Editor's Note: This ongoing thrive series looks at how students on college campuses are innovating, overcoming challenges and living healthy lives.
ASHLAND — Na na Yang, an international graduate student at Ashland University from Beijing, holds a positive outlook on the future of America despite the recent chaos.
“I like to view this hard time from two perspectives,” she said. “Not only view it as a horrible thing, but also within time we’ve seen a lot of unity in our people and a lot of empathy toward each other and care for each other. That’s what I think is most important.”
During the last month of quarantine, Yang said she and other international students at AU have felt included by the local community.
“We can receive our Chinese food twice a week from Chinese Church, which is quite meaningful during this time,” she said. “We’ve received a lot of care and help from our local community and church, as well as from Ashland University.”
Yang said those who have helped her are friendly and have no complaints, and even strangers, whom she meets on walks around her neighborhood, maintain social distance while smiling. “So that is the attitude toward life: passing the positive energy,” she said.
Yang lives in Ashland with her son and said she feels confident in the Ashland community, as well as the Ashland University community.
“I think we can overcome this. Quarantine at home is suffering, but we still hold great gratitude and hope because we’ve received a lot of help, comfort and greeting cards from the local people, local church and local community. This is where my faith and confidence comes from,” Yang said.
“Also, I believe that the whole country can survive as long as we are united together with confidence and obedience to the quarantine regulations," she said.
Yang, pursuing her Masters Degree in Education, came to America to study education, as well as the English language.
She said that international students want more interaction with the professors, so they prefer face-to-face classes, however, they now have to learn online due to the stay-at-home orders.
“Studying at home for so long is a little bit hard for us,” she said. “Especially for the non-native learners since we need more face-to-face communication. Some of my classmates are struggling with anxiety, they feel kind of confused about the online tasks and online assignments.”
Even so, Yang said the professors have been flexible and President of Ashland University, Carlos Campo has reassured them everything will be OK.
“The principal of our University sent out a letter to comfort us and let us feel safe to stay here and study here. He showed his sincere welcome and made us feel really included here,” she said.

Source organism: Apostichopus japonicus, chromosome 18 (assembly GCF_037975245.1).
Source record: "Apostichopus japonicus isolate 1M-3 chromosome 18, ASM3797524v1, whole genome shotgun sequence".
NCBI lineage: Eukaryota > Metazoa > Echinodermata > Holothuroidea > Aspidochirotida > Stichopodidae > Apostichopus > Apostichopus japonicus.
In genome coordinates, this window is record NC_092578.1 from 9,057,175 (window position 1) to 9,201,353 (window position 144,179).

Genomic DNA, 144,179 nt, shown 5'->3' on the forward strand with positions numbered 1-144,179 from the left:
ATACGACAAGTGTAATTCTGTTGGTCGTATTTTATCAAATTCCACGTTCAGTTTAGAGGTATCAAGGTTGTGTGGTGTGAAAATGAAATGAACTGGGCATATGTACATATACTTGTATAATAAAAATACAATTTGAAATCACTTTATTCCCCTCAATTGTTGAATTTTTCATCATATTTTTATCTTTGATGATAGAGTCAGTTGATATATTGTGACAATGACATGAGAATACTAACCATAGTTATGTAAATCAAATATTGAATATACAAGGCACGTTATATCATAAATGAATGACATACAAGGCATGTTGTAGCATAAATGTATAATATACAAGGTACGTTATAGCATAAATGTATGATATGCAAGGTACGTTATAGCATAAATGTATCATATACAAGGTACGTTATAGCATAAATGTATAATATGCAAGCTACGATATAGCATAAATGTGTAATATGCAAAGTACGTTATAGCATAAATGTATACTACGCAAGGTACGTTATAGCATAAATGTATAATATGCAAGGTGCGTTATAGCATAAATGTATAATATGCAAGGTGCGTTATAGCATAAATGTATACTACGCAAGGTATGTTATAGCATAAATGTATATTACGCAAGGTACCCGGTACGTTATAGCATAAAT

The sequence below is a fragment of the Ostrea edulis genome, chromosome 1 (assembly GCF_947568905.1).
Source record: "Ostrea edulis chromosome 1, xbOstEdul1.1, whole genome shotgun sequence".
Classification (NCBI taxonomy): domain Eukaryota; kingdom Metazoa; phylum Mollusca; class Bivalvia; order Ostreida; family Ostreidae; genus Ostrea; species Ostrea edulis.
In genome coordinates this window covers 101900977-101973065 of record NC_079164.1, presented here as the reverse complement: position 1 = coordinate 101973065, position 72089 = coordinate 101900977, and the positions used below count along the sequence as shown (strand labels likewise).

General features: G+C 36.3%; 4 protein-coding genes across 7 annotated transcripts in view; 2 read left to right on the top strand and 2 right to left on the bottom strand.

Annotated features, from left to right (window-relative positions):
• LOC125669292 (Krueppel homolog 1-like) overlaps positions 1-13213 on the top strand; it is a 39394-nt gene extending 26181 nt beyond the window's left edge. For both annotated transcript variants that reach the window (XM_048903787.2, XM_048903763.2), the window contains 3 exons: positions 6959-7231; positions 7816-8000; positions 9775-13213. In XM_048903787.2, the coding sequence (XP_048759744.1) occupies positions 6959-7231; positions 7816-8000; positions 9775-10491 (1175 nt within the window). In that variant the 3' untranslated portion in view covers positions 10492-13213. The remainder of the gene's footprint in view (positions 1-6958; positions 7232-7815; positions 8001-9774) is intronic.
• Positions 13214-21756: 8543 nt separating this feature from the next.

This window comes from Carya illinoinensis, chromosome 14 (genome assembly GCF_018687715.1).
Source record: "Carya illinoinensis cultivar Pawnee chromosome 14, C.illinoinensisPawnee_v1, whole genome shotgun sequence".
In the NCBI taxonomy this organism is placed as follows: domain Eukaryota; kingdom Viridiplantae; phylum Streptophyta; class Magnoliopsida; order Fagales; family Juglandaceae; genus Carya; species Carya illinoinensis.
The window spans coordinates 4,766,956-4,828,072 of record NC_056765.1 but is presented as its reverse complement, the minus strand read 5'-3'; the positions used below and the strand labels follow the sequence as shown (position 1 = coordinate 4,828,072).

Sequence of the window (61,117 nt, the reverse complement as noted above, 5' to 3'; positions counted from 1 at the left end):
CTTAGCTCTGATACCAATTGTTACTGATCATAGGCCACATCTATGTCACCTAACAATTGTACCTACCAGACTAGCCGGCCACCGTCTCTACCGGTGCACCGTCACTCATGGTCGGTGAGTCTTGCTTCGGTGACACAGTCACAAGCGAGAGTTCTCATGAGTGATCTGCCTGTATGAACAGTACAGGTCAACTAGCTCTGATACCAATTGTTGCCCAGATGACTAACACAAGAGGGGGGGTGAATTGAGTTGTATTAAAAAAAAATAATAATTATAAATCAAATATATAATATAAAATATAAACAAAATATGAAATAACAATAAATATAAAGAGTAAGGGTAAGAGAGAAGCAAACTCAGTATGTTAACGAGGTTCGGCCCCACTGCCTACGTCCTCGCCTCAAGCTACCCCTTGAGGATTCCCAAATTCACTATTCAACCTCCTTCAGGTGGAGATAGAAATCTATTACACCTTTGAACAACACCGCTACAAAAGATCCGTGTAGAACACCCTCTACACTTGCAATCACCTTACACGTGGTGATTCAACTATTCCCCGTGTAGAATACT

Xue Tao, assistant director of International Admissions at AU, said some of the international students who wanted to return to their home countries couldn’t.
“Because of the coronavirus, students definitely feel anxious, they feel nervous, they feel scared. They want to go home and stay with their family and friends, which totally makes sense,” Tao said. “Even though they want to go home, are they able to go home? That’s another concern.”
Some international students at AU made the decision early enough to return home and were able to find flights while others still struggle to find a way home.
Tao said several students continue to purchase new flights because the previous ones were cancelled, and that prices are high while options are limited.
“Due to the travel restrictions, there are no direct flights from U.S. mainland to Chinese mainland. So a lot of students decide to switch or change flights in Japan, Korea, Taiwan or Hong Kong but those can be shut down one by one,” she said.
Yang has made the personal decision not to go back to her home in China. She said that for her, it was more convenient to continue her studies here.
She said that although studying is important, staying safe is the number one priority. During quarantine, Yang said she has tried to read more, as well as do more for the community and friends around her. Her son even made cards to send to those working in hospitals.
“I think contacting each other is quite important,” Yang said. “To show your care. And if you feel worried, to show your worry or anxiety. Talk it out, I mean shout it out, to reduce the anxiety inside.”
Yang said she belongs to a learning group which continues to meet weekly during quarantine on Zoom. “We can share what we have experienced, and also we can read the scriptures,” she said.
Yang encourages everyone to have self control during this time, to eat healthy and, if you can, try to exercise.
“You need to have contact with others, and to learn and to read. Do not separate yourself from each other. Enrich yourselves mentally and physically, develop your own interest then you won’t get fearful, you hold a hope."